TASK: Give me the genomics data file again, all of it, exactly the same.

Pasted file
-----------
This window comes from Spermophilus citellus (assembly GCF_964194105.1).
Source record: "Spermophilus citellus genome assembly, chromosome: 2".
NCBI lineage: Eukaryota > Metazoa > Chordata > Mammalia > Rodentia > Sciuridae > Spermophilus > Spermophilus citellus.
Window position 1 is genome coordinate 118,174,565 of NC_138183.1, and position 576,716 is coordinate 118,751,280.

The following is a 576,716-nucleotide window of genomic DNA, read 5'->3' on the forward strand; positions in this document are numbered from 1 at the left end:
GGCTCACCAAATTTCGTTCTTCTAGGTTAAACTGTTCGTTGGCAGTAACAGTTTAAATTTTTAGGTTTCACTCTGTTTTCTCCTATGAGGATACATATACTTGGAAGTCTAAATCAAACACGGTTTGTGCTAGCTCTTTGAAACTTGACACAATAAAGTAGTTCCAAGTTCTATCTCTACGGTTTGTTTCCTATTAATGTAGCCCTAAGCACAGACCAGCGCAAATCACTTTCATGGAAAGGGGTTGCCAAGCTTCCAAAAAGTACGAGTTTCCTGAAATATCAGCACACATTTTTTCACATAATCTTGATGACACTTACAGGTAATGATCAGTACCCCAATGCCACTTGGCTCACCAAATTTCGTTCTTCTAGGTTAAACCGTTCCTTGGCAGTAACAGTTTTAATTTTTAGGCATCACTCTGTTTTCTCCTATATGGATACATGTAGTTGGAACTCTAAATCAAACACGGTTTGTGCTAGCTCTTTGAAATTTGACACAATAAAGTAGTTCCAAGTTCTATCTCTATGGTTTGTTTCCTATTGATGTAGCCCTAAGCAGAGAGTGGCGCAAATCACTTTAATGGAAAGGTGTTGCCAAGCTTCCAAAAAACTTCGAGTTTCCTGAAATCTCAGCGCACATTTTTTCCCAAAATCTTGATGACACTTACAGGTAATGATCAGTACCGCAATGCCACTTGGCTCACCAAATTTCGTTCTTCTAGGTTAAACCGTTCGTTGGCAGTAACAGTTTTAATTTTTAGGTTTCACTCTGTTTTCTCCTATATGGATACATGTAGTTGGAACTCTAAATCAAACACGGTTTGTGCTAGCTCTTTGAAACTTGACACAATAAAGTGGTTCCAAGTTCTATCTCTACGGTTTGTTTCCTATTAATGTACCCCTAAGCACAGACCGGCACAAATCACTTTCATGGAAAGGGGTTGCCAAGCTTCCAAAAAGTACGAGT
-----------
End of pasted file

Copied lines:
This window comes from Spermophilus citellus (assembly GCF_964194105.1).
Source record: "Spermophilus citellus genome assembly, chromosome: 2".
NCBI lineage: Eukaryota > Metazoa > Chordata > Mammalia > Rodentia > Sciuridae > Spermophilus > Spermophilus citellus.
Window position 1 is genome coordinate 118,174,565 of NC_138183.1, and position 576,716 is coordinate 118,751,280.

The following is a 576,716-nucleotide window of genomic DNA, read 5'->3' on the forward strand; positions in this document are numbered from 1 at the left end:
GGCTCACCAAATTTCGTTCTTCTAGGTTAAACTGTTCGTTGGCAGTAACAGTTTAAATTTTTAGGTTTCACTCTGTTTTCTCCTATGAGGATACATATACTTGGAAGTCTAAATCAAACACGGTTTGTGCTAGCTCTTTGAAACTTGACACAATAAAGTAGTTCCAAGTTCTATCTCTACGGTTTGTTTCCTATTAATGTAGCCCTAAGCACAGACCAGCGCAAATCACTTTCATGGAAAGGGGTTGCCAAGCTTCCAAAAAGTACGAGTTTCCTGAAATATCAGCACACATTTTTTCACATAATCTTGATGACACTTACAGGTAATGATCAGTACCCCAATGCCACTTGGCTCACCAAATTTCGTTCTTCTAGGTTAAACCGTTCCTTGGCAGTAACAGTTTTAATTTTTAGGCATCACTCTGTTTTCTCCTATATGGATACATGTAGTTGGAACTCTAAATCAAACACGGTTTGTGCTAGCTCTTTGAAATTTGACACAATAAAGTAGTTCCAAGTTCTATCTCTATGGTTTGTTTCCTATTGATGTAGCCCTAAGCAGAGAGTGGCGCAAATCACTTTAATGGAAAGGTGTTGCCAAGCTTCCAAAAAACTTCGAGTTTCCTGAAATCTCAGCGCACATTTTTTCCCAAAATCTTGATGACACTTACAGGTAATGATCAGTACCGCAATGCCACTTGGCTCACCAAATTTCGTTCTTCTAGGTTAAACCGTTCGTTGGCAGTAACAGTTTTAATTTTTAGGTTTCACTCTGTTTTCTCCTATATGGATACATGTAGTTGGAACTCTAAATCAAACACGGTTTGTGCTAGCTCTTTGAAACTTGACACAATAAAGTGGTTCCAAGTTCTATCTCTACGGTTTGTTTCCTATTAATGTACCCCTAAGCACAGACCGGCACAAATCACTTTCATGGAAAGGGGTTGCCAAGCTTCCAAAAAGTACGAGT